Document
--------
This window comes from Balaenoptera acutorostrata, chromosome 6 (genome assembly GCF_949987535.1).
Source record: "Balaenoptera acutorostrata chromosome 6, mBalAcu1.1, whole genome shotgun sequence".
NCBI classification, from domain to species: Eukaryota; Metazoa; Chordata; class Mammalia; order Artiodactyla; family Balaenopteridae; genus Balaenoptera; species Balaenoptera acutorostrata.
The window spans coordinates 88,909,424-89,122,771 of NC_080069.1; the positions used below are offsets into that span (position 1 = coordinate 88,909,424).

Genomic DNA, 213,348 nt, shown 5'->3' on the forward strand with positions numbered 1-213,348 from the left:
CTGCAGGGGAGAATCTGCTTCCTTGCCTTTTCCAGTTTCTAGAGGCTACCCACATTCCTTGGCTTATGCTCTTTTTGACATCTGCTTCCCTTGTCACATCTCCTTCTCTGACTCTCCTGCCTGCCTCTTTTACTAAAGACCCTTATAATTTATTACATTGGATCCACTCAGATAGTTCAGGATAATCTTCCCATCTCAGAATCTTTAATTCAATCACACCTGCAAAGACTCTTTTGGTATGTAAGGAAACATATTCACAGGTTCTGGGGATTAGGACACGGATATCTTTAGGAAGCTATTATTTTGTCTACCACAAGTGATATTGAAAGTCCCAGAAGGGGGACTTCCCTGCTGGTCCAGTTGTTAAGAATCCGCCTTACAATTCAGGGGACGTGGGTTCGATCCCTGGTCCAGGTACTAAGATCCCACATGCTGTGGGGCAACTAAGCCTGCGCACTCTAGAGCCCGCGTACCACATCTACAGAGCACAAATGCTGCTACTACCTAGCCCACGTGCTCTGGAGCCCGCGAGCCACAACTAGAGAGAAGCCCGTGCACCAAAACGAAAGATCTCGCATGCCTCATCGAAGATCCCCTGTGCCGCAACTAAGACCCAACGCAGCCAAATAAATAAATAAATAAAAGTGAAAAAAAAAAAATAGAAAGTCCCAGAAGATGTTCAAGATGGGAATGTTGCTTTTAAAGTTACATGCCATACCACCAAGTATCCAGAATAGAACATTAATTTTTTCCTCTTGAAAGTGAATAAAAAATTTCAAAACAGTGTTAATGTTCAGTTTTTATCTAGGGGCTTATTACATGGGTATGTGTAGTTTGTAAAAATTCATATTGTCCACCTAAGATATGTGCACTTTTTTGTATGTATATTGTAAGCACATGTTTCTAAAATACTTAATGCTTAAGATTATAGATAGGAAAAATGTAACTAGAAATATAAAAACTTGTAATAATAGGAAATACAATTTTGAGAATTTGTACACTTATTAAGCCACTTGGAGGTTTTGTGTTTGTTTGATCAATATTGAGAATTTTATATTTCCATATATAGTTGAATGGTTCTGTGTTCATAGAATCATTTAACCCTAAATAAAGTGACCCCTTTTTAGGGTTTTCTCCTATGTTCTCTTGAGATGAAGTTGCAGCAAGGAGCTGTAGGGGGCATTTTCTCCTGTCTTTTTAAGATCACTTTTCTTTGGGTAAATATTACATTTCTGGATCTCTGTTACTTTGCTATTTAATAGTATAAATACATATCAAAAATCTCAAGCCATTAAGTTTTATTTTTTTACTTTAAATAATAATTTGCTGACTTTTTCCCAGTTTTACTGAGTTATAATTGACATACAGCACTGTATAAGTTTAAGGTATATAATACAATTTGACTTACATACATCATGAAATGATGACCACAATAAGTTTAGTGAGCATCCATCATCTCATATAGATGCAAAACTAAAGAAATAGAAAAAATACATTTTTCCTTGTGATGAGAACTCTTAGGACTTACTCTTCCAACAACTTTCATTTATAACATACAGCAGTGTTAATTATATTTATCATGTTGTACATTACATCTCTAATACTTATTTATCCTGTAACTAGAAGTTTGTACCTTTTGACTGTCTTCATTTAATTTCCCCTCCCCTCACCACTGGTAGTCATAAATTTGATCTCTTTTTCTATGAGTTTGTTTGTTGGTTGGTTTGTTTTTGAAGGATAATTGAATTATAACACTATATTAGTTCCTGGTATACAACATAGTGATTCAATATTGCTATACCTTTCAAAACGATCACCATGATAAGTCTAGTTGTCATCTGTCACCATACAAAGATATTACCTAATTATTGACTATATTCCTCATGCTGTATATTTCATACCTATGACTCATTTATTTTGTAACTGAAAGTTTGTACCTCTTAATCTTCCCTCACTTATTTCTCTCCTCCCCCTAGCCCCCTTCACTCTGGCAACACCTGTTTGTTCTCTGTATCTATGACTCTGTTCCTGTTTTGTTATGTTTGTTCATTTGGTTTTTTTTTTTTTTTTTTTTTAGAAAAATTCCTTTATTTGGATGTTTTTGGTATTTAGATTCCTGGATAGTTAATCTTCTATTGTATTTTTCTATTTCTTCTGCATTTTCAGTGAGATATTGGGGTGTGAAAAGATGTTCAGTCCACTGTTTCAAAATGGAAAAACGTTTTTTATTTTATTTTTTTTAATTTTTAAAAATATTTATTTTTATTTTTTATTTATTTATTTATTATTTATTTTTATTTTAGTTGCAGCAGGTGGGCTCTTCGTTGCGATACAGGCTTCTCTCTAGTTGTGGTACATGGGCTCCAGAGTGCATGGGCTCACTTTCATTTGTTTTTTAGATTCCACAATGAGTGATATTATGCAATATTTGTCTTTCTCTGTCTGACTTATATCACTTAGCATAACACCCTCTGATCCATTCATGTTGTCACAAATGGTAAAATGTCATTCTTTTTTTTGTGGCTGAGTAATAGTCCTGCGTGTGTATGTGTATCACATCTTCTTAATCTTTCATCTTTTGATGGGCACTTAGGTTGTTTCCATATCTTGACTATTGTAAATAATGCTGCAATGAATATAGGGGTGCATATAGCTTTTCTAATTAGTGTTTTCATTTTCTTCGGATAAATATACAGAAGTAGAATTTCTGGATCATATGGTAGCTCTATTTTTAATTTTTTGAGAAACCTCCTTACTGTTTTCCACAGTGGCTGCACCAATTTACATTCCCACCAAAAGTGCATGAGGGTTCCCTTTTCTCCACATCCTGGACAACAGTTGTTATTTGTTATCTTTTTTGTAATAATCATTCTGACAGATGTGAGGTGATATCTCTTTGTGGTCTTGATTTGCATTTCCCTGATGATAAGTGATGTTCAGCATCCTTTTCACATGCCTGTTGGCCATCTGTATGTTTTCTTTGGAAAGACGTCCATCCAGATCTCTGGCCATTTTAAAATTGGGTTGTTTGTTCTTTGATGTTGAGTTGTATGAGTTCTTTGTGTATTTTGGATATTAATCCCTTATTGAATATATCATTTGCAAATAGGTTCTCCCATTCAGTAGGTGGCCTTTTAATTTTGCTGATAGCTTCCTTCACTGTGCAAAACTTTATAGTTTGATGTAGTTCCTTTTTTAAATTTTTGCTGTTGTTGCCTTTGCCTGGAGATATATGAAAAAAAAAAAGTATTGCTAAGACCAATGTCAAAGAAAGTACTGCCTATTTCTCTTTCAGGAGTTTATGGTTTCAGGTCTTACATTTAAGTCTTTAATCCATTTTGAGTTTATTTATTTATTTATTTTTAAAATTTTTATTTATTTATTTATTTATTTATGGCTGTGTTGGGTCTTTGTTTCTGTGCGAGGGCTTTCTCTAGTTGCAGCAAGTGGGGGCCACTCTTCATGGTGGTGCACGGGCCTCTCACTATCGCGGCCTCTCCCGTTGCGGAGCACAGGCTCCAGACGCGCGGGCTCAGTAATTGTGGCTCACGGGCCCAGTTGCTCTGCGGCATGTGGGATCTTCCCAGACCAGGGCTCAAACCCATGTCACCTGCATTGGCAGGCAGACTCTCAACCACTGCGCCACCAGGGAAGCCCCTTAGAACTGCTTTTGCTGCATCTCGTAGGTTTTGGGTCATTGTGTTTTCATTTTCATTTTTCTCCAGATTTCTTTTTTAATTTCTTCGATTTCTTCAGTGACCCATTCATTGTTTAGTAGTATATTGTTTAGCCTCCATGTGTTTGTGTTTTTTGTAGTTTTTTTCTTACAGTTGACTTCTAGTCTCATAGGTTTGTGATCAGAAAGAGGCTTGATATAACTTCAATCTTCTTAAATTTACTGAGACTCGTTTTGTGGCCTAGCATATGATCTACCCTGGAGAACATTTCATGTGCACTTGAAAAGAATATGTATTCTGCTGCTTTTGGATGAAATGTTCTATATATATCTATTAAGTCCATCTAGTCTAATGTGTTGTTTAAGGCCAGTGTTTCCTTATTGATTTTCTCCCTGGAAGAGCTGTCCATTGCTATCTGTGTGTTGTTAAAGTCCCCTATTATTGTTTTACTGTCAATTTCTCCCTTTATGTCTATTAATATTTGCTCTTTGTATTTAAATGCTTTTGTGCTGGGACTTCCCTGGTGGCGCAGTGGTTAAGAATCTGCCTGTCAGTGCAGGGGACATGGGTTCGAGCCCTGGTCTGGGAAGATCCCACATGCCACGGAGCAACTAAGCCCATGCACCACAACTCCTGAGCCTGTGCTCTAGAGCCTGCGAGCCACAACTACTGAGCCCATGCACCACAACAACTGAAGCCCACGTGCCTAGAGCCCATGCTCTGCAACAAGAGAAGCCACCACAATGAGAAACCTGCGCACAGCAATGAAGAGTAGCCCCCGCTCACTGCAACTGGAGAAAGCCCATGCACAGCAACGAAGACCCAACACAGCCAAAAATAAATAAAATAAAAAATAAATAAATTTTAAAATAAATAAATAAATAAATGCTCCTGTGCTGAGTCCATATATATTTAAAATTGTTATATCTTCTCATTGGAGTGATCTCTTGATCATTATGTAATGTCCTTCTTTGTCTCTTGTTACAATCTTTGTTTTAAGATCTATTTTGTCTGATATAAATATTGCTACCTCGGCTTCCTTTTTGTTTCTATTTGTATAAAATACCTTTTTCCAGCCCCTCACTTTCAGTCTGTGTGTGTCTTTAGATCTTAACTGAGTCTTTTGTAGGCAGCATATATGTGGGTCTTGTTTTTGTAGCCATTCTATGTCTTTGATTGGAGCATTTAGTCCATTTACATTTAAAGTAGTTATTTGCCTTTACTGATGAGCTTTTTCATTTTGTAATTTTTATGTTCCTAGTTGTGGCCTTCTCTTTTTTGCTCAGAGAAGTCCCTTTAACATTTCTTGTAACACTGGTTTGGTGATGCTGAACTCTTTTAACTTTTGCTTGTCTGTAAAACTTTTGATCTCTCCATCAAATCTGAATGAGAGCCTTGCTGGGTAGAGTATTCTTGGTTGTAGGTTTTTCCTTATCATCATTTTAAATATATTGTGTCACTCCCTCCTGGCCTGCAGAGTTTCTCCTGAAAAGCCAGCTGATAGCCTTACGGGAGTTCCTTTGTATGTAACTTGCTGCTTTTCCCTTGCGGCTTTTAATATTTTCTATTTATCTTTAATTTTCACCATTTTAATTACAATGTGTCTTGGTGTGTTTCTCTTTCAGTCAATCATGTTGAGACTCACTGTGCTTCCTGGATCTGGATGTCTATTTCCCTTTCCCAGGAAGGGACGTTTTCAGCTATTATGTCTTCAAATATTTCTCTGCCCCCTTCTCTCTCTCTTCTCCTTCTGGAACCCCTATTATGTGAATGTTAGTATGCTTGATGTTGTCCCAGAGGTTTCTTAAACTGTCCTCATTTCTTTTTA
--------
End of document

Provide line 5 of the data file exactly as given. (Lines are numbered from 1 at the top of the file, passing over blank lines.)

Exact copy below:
Genomic DNA, 213,348 nt, shown 5'->3' on the forward strand with positions numbered 1-213,348 from the left: